by Jerry Bossert
For once, there were smiles at Aqueduct.
In what was the most significant gathering at the decaying race track since the Pope held Mass there in 1995, Gov. Paterson and several politicians Thursday finally held the ground-breaking ceremony for the casino, nine years after it was approved by state legislation.
The casino, which will be called Resorts World New York, will be run by Genting New York LLC, a subsidiary of Genting Malaysia, and is expected to generate $300 million annually for the state, bring jobs to the area and revitalize horse racing.
by Paul Post
The impact of Thursday’s Aqueduct racino groundbreaking is already giving the local thoroughbred racing and breeding industry a monumental boost.
Five super stallions including 1997 Belmont Stakes winner Touch Gold and Breeders Cup Classic champion Alphabet Soup arrived at McMahon of Saratoga Thoroughbreds LLC on Wednesday, along with 20 mares.
The racino, slated to open next spring with 1,600 video lottery terminals, is expected to generate more than $650 million in gross gaming revenues annually once its 4,525 gaming machines become fully operational a year from now.
by David Grening
At 12:05 p.m. Thursday – a mere 3,291 days after legislation passed allowing casinos to be built at New York racetracks – the New York Racing Association’ chairman, Steven Duncker, stood in a corner of the first floor of Aqueduct, wearing a hard hat and safety goggles and holding a mallet.
A minute later, Duncker, along with politicians, union workers, and officials from the Malaysian-based company Genting New York, smashed individual square blocks of concrete in a ceremonial groundbreaking of a casino many felt would never be built.
Though the start of real construction remains several weeks away, the reality of a casino at Aqueduct – one that will include 4,525 slot machines by the fall of 2011 – has started to sink in. The first phase of the project, which is likely to include 3,000 slot machines, is scheduled for completion by next Memorial Day.
by Paul Post
Gov. David Paterson will join a variety of businesspeople and elected officials Thursday for the long-awaited ceremonial groundbreaking on Aqueduct’s new racino.
A minimum of 1,600 video lottery terminals are slated to come on line next May, and all 4,525 machines are expected to be operating six months after that. The racino is projected to generate at least $650 million per year in gross gaming revenue, giving New York’s thoroughbred industry a huge financial boost and long-term economic stability.
by Bryan Yurcan
An official groundbreaking ceremony to mark the beginning of work on the Aqueduct Racetrack redevelopment project is scheduled for Oct. 28 at 11 a.m.
Genting New York LLC, which won state approval in September to construct a dining and entertainment facility that will feature 4,500 video lottery terminals at the dilapidated race track, will host the ceremony.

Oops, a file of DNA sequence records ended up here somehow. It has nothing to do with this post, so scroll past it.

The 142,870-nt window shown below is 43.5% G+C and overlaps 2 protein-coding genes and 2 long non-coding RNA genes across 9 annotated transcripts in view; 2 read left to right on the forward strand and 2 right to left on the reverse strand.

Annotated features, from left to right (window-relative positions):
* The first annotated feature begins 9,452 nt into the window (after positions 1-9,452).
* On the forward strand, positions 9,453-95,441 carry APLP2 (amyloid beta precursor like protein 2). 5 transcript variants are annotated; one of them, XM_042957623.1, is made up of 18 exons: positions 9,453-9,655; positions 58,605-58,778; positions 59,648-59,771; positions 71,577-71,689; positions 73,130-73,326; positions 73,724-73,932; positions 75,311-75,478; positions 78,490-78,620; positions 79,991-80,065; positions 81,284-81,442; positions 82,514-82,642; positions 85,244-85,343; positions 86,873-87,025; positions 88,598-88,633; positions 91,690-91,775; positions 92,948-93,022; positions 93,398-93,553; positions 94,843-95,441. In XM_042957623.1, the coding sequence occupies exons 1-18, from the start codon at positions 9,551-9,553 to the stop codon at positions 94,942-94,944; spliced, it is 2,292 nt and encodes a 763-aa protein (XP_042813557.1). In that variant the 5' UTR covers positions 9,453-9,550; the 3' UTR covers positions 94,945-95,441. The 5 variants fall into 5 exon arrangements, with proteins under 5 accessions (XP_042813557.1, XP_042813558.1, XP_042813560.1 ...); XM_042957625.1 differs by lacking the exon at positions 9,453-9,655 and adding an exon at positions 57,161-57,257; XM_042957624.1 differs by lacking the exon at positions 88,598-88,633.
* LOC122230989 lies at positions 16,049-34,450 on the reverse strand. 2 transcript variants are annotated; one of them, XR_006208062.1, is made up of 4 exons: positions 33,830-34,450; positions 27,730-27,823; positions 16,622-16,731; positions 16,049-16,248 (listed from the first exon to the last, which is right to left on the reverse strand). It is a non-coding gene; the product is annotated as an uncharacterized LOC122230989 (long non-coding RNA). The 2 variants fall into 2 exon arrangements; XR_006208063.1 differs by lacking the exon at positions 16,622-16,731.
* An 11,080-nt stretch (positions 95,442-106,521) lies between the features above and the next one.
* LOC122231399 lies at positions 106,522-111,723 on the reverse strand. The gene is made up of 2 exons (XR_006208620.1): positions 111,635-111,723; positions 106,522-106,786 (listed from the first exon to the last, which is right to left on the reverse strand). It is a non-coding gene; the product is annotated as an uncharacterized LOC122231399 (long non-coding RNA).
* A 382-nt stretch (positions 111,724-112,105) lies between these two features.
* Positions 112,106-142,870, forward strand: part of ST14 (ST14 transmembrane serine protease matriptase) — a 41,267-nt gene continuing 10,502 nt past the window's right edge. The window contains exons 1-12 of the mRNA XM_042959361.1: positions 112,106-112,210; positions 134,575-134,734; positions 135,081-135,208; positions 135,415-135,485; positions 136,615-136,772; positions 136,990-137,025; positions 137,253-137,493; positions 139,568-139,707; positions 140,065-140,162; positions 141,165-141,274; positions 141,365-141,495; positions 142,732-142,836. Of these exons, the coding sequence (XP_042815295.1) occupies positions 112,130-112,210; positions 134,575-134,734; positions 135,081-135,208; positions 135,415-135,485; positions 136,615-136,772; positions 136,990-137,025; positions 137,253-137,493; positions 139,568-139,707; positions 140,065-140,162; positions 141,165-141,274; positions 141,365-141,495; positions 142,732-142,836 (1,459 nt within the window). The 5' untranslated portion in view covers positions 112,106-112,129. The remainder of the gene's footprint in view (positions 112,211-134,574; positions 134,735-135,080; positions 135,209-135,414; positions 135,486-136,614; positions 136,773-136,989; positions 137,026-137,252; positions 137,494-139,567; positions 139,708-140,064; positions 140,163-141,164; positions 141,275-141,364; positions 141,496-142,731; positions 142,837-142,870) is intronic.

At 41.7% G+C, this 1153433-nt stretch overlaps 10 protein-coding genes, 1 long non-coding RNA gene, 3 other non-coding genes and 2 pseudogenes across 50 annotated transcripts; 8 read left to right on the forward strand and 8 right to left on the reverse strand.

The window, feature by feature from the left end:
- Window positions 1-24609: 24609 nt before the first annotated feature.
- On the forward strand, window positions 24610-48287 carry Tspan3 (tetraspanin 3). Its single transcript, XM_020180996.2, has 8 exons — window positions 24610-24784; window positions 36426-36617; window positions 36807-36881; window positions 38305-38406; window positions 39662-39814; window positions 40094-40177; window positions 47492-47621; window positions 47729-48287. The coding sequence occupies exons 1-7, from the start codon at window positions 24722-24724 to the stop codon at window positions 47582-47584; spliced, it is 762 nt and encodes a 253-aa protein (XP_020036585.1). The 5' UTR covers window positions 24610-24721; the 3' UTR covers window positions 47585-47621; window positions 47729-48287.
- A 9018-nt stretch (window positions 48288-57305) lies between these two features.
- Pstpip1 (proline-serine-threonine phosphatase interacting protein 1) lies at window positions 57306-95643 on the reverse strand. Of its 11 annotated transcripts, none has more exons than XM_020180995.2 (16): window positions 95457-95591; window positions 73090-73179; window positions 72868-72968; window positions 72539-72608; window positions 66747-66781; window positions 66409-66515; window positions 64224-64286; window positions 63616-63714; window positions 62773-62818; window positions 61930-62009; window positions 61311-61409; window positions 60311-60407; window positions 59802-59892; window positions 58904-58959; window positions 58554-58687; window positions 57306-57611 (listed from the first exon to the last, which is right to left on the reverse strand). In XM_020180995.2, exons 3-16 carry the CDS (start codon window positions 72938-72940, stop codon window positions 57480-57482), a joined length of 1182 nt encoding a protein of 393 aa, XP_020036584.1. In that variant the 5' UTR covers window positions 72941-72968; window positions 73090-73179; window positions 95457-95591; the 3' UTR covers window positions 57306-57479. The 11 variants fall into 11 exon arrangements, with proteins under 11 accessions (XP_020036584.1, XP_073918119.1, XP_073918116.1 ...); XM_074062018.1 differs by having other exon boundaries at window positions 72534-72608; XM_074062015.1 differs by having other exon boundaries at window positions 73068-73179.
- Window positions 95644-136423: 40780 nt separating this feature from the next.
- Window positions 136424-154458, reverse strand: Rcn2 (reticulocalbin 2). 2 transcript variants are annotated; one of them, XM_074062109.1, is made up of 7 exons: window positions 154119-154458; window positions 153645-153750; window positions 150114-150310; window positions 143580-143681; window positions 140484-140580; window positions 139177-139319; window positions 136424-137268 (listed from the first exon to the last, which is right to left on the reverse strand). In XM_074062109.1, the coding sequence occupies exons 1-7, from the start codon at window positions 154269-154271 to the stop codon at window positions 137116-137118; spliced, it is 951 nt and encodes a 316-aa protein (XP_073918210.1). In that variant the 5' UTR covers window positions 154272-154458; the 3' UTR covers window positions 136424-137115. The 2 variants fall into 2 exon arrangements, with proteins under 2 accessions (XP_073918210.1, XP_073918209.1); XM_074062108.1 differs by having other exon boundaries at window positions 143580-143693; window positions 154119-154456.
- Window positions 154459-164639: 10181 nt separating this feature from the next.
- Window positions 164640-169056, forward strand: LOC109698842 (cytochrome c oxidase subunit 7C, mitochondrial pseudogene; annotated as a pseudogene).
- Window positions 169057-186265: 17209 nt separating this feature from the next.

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By Danny Hakim
Jennifer Cunningham is one of this city’s most prominent lobbyists, best known for her advocacy on behalf of 1199/S.E.I.U. United Healthcare Workers East, arguably Albany’s most powerful special interest.
At the same time, Ms. Cunningham is among the closest political advisers to the man who many Democrats hope will be the next New York governor: Andrew M. Cuomo.
Mr. Cuomo’s promise to clean up the ethical swamp in Albany has helped him rejuvenate his political career, and will undoubtedly be a theme in his campaign for governor.
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by Rick Karlin
Barack Obama was elected President on Nov. 4, right? Wrong.
Actually, he'll be elected today, when the Electoral College votes.
Here in New York, the vote will take place in the ornate state Senate chamber, where the electors -- who, technically speaking, are the people you voted for last month -- will gather.
While the Electoral College vote is procedural, it's the central act in what a growing chorus of critics say is a woefully outmoded system for choosing a president.
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by Anne Michaud
Jennifer Cunningham has been called the most powerful unelected woman in New York politics.
As the former political director for the state's largest health care union, 1199 Service Employees International Union, as well as the successful manager of Attorney General Andrew Cuomo's 2006 campaign, Ms. Cunningham, 45, is a rising star.
Gov. Eliot Spitzer signed a bill Thursday to partially ban a wood preservative linked to health and environmental problems.
The law will partially end the manufacture, sale and use of creosote, a mixture of chemicals derived by high-temperature treatment of coal, tar or wood. It will phase out the manufacture, sale and use of creosote as of Jan. 1, 2008, and after Jan. 1, 2010, for existing marinas and other facilities used for the berthing, mooring and storage of vessels.
It provides exemptions for the largest users of creosote, such as railroads and utilities.
- Gannett News Service